|Posted by [email protected] on March 13, 2015 at 1:25 AM|
I've recently finished taking advantage of an amazing opportunity given to me through my internship with Northwest Playwrights Alliance. Bryan Willis invited me to sit in on the workshop rehearsal for his new play, Seven Ways to Get There. It is a play about group therapy- an incredibly difficult script to write, as Bryan was juggling seven different very involved stories of quite distinct characters. Making it a cohesive whole was no mean feat. He also had the challenge of creating a female therapist leading an all male group, who had enough, shall we say, balls, to hold her own and not become a device. The actress in that role helped a great deal in its development, Bryan told me. He managed to meet all these challenges and the end result was a beautiful piece of art; stories clashing into each other, overlapping. Characters healing, hurting, changing each other through their own successes and failures. Bryan earned the review that called him a genius.
I got to not only watch Bryan develop this, but see the actors and director shaping and enriching the play as well. What a privilege to watch these seasoned professionals work! The amount of talent in the room was humbling. Not only were the actors brilliant, but the director, John Lang, is one of the hottest directors in town. As a recent student of directing, I couldn't have been more excited to watch him work. The entire experience was beyond what I'd thought I'd be getting to do less than a year out of college. "Do" of course is overstating my role in this process, which was sitting in a chair in the corner trying to stay out of the way. Do you realize how sore you get from spending six hours trying not to move? A minor annoyance that was more than worth it, though. I learned valuable information about the playwright's role in a workshop. It is much more stressful than I'd imagined! I watched Bryan sit behind his computer editing even as the actors played the scene. He spent many days sitting out of rehearsal to write, often spent lunches in front of the computer, and rewrote up to three scenes in one night. As he had about a two hour commute at the end of the day, this must have taken its toll. I hadn't realized playwrights had to be so hardy! All the while, Bryan gave me bits of seasoned playwright wisdom that I gratefully logged away. One was on the importance of standing up for your script. No one will do that for you, and while listening to comments is important, there comes a time when you must be hard-nosed so the script remains your script. I learned that playwrights are the only theatre professionals who don't have a union. Actors, stage managers, even lightboard opperators all have their own unions. But playwrights are on their own. There is the dramatist guild, but this isn't a union like actors equity. What that amounts to is that it's up to the playwright him/herself to ensure the script is treated with respect, not changed without their consent, and that the playwright is treated with respect as well. This is going to be a challenge for me, who enjoys writing partially because you spend quite a bit of time working alone, with no conflicts. It will be an adventure when I start into my own workshop.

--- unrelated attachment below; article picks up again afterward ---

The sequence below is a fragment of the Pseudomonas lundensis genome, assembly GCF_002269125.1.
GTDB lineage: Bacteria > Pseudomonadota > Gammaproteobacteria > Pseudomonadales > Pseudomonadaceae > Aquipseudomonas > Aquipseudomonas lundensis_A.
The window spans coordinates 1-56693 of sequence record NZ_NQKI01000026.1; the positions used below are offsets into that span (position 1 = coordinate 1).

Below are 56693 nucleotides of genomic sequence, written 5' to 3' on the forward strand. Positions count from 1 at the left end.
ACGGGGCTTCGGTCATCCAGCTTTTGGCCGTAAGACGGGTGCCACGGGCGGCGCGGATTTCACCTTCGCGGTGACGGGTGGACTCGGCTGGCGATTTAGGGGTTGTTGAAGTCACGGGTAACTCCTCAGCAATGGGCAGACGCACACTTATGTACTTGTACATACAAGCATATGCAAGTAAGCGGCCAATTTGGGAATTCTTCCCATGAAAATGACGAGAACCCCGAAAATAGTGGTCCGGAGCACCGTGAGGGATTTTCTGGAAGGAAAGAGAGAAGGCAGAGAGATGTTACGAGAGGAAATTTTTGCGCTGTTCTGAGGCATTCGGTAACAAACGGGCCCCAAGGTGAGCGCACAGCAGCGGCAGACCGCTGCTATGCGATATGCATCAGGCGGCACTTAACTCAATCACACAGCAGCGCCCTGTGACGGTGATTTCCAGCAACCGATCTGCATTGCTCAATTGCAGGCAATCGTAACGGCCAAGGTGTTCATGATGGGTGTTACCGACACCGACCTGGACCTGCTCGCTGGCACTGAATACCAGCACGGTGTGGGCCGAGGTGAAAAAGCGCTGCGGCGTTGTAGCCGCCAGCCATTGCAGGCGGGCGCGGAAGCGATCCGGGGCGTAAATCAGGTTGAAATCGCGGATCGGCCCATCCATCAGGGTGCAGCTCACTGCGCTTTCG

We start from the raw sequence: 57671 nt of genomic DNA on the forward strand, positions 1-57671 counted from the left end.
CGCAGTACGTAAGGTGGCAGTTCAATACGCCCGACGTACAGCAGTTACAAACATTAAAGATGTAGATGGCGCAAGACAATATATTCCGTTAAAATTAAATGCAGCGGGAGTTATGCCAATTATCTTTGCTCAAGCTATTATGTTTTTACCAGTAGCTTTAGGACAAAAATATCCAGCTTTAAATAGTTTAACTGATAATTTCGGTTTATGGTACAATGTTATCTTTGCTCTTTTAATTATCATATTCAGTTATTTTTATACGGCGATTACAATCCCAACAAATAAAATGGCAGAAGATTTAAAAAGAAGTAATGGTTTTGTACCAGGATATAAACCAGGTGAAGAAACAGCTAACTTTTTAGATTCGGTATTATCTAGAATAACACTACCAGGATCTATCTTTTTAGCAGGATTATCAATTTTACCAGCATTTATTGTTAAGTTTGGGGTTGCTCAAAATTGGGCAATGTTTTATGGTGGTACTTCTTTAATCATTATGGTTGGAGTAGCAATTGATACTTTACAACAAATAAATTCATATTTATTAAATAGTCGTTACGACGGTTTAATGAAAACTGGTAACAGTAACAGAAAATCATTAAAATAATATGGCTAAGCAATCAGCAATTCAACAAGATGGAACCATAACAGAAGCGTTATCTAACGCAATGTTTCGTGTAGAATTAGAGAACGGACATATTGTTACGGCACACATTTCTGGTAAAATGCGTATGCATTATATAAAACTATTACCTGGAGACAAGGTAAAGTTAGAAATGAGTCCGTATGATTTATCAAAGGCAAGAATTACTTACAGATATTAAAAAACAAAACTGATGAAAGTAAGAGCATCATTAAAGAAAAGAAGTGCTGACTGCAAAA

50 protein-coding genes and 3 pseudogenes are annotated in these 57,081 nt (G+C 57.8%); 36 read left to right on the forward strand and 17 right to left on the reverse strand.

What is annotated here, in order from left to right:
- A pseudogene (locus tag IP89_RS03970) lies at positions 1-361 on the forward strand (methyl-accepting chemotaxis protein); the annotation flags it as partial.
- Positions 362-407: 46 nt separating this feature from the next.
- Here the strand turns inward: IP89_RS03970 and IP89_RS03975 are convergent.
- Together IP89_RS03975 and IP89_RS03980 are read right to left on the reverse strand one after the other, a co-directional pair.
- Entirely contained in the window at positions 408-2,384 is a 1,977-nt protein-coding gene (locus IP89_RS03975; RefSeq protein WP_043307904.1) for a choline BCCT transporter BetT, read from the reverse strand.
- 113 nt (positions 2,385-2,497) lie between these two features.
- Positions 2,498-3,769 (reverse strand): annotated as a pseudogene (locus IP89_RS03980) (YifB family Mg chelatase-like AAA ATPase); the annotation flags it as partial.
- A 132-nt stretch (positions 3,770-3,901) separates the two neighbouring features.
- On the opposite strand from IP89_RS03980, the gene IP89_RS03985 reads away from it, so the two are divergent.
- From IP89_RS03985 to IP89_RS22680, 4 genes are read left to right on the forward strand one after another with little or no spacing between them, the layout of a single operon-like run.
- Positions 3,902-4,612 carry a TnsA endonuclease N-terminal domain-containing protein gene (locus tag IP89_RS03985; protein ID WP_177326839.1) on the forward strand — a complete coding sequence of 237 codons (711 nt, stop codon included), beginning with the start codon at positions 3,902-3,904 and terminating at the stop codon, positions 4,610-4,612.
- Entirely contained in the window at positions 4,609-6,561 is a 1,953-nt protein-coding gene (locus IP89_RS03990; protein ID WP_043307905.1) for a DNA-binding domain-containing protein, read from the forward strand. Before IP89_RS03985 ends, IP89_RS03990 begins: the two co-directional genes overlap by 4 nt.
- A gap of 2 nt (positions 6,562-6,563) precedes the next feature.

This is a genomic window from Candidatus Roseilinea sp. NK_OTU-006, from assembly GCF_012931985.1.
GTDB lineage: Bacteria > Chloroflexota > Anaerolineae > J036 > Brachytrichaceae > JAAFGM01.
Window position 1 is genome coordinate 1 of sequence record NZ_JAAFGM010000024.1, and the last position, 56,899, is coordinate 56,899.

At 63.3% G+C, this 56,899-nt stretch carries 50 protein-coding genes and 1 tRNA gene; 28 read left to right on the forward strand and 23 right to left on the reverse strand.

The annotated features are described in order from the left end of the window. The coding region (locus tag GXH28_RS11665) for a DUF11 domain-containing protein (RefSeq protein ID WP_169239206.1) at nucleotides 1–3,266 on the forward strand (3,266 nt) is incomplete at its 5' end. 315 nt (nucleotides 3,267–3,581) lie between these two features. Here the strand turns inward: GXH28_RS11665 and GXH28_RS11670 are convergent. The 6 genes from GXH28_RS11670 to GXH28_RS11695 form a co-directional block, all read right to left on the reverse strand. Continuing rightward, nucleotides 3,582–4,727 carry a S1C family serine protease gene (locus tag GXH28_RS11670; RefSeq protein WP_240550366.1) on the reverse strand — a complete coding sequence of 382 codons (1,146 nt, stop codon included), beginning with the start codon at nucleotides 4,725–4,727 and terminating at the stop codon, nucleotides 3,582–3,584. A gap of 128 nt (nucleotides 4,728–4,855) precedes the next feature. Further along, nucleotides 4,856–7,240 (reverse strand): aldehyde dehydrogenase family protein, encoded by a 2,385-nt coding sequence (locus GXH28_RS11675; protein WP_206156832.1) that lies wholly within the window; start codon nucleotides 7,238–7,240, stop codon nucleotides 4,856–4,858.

Speaking of my workshop, Bryan was kind enough to sit down at lunch with me one day and talk about how that process begins. He gave me practical advice on how to lay the groudwork, namely, what to discuss with the director. There were little things I wouldn't have even thought of until we were into the workshop, like, is the playwright going to be allowed to talk to the actors, or should everything go through the director? I can see how a simple thing like that could easily cause tension in the room. And tension is a great enemy of creativity.
Back to the topic of comments, I learned just how important a thick skin is in playwriting. During table work every bit of the scipt was scrutinized, right down to individual lines, that may be only a few words long. In depth conversations about charcter motivations and needs, and big picture conversations about character arcs and what the scene accomplishes were part of the table work. While actors and director did not pull their punches, the whole atmosphere was constructive. On criticism of your work, Bryan has told me something that will stick with me for years to come: Listen only to the comments that help you tell the story better. Anything that doesn't help is not worth your time. I have experienced both kinds of comments. If you listen to the comments coming from those who want to find something wrong, or want you to tell a different story, you are bound to be discouraged and question your talent. If you listen to the first kind of comments, however, you will be inspired and grow. The trick is telling the difference.
Other various things I learned through this experience: